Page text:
Shakespeare, have you read The Consolation of Philosophy by Boethius? It might be down your road. I find analyzing, and prepping books for a dialogue in my own books very therapeutic. One of the aspects of philosophy that is too often left out is each writer's style of reading. Nietzsche with his aphorisms, Socrates with his irony, Hume's smooth as butter style, Wittgenstien's quirks, Aristotle's plain brilliance, Plato's dialogues, Cicero's fatherly advice. There should be a literature of philosophy course in general. My own style right now is to have a conversation with whatever topic but with 5 very distinct views from differently defining Greek gods so the reader can take whichever position they want.
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Old 08-18-2019, 11:15 AM   #18
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@Day Tripper- I have not read Boethius- he does sound interesting. Lately I've been listening to this series on Youtube - YouTube It's A History of Philosophy by Arthur Holmes of Wheaton College.



I like reading Cicero and Plato and Hume- I find them to be relatively easy to digest. Lately I've been spending some time with Hume's skepticism.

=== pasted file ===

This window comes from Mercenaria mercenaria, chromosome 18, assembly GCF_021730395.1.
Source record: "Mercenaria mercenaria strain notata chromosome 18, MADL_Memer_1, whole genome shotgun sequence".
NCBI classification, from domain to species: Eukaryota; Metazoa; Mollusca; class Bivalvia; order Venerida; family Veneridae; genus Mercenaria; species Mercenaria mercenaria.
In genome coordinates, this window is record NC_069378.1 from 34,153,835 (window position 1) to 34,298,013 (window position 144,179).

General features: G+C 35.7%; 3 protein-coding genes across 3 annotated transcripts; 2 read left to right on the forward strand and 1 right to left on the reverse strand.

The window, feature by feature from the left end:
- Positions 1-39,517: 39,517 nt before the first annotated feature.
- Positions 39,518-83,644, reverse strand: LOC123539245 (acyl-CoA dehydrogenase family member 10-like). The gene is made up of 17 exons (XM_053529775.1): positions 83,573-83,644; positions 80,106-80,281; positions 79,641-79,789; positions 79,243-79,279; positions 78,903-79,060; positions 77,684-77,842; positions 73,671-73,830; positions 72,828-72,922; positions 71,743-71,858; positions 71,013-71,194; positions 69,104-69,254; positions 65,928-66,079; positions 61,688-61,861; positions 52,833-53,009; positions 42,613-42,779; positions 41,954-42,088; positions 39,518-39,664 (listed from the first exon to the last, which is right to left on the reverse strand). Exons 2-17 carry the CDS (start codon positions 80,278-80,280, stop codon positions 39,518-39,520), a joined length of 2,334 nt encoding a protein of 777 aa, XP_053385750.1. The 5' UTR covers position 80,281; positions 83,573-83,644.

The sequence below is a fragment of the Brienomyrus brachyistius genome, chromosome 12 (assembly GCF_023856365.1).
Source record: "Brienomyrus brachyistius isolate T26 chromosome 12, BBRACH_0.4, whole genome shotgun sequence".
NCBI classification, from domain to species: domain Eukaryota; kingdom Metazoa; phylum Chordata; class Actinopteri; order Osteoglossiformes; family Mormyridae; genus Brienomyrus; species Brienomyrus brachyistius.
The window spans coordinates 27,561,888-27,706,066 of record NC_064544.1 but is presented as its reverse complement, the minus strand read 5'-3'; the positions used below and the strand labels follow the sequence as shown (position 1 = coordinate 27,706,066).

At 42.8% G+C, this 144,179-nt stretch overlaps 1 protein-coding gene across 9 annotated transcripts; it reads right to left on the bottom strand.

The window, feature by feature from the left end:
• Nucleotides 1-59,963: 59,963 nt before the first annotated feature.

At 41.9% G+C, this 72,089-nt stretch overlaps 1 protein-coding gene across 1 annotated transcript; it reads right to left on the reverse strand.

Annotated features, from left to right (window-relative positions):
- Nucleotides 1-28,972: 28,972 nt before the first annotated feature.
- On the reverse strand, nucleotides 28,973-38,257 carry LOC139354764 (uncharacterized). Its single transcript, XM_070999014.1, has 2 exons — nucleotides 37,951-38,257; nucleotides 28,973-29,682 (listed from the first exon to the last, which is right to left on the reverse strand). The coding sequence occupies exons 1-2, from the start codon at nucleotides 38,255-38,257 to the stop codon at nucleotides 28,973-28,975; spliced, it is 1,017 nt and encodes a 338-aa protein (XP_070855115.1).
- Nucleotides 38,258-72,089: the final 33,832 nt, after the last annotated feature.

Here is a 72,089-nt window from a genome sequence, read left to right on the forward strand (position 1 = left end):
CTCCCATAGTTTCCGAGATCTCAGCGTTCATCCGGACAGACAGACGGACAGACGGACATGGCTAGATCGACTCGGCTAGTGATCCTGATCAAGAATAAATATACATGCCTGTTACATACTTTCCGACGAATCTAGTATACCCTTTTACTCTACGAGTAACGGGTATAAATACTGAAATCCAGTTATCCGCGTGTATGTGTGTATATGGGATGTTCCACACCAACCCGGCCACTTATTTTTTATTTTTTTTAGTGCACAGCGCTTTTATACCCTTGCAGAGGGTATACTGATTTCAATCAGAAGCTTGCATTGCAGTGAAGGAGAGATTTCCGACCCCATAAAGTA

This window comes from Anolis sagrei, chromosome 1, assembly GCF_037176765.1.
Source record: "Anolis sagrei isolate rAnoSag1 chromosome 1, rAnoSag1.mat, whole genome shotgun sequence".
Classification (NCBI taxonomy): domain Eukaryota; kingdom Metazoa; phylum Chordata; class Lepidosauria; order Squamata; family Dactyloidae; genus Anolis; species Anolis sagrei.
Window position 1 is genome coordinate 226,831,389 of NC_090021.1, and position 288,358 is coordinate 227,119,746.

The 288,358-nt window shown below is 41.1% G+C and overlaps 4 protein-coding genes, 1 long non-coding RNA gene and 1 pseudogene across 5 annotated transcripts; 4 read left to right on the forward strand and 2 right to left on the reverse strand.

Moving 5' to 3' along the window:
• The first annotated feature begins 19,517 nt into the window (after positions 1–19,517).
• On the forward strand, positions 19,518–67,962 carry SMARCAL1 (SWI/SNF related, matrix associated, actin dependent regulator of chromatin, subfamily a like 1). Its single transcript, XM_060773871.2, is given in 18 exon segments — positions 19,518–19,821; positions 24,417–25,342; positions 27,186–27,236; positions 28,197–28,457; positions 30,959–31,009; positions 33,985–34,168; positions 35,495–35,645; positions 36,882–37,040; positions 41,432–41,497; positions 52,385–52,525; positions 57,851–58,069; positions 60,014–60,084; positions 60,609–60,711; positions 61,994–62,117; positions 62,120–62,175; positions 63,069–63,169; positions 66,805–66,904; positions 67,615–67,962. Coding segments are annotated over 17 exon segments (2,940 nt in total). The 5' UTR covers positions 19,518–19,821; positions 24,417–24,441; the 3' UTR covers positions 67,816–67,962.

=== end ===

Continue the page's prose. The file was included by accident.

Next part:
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Old 08-23-2019, 08:03 AM   #19
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. I find analyzing, and prepping books for a dialogue in my own books very therapeutic. One of the aspects of philosophy that is too often left out is each writer's style of reading. Nietzsche with his aphorisms, Socrates with his irony, Hume's smooth as butter style, Wittgenstien's quirks, Aristotle's plain brilliance, Plato's dialogues, Cicero's fatherly advice. There should be a literature of philosophy course in general. My own style right now is to have a conversation with whatever topic but with 5 very distinct views from differently defining Greek gods so the reader can take whichever position they want.

I like dialogues as well. I included a short dialogue as part of a paper during my first semester, but it was not well received- I was told never to do it again, lol. But, there is nothing to prevent me from using dialogues when I write the papers I really want to write- the ones I write because I want to- not for a grade.
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Old 08-24-2019, 05:24 AM   #20
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Philosophy! Did someone mention philosophy?

Haha. Of course, I find it therapeutic.

I believe that Philosophy proper, in its academic and formal sense, has the potential to help.

But more what I've been thinking lately is along the lines that philosophy (with lowercase P) is more helpful to me.

That is just due to a series of investigations I'm making at the moment.

I am also trying to write a book at the moment and get it published (by someone).

I am also trying to prepare some lectures to give to people about philosophy.

Obviously, these lectures will have my own spin on things. But I am hopeful that they'll help the people, of course.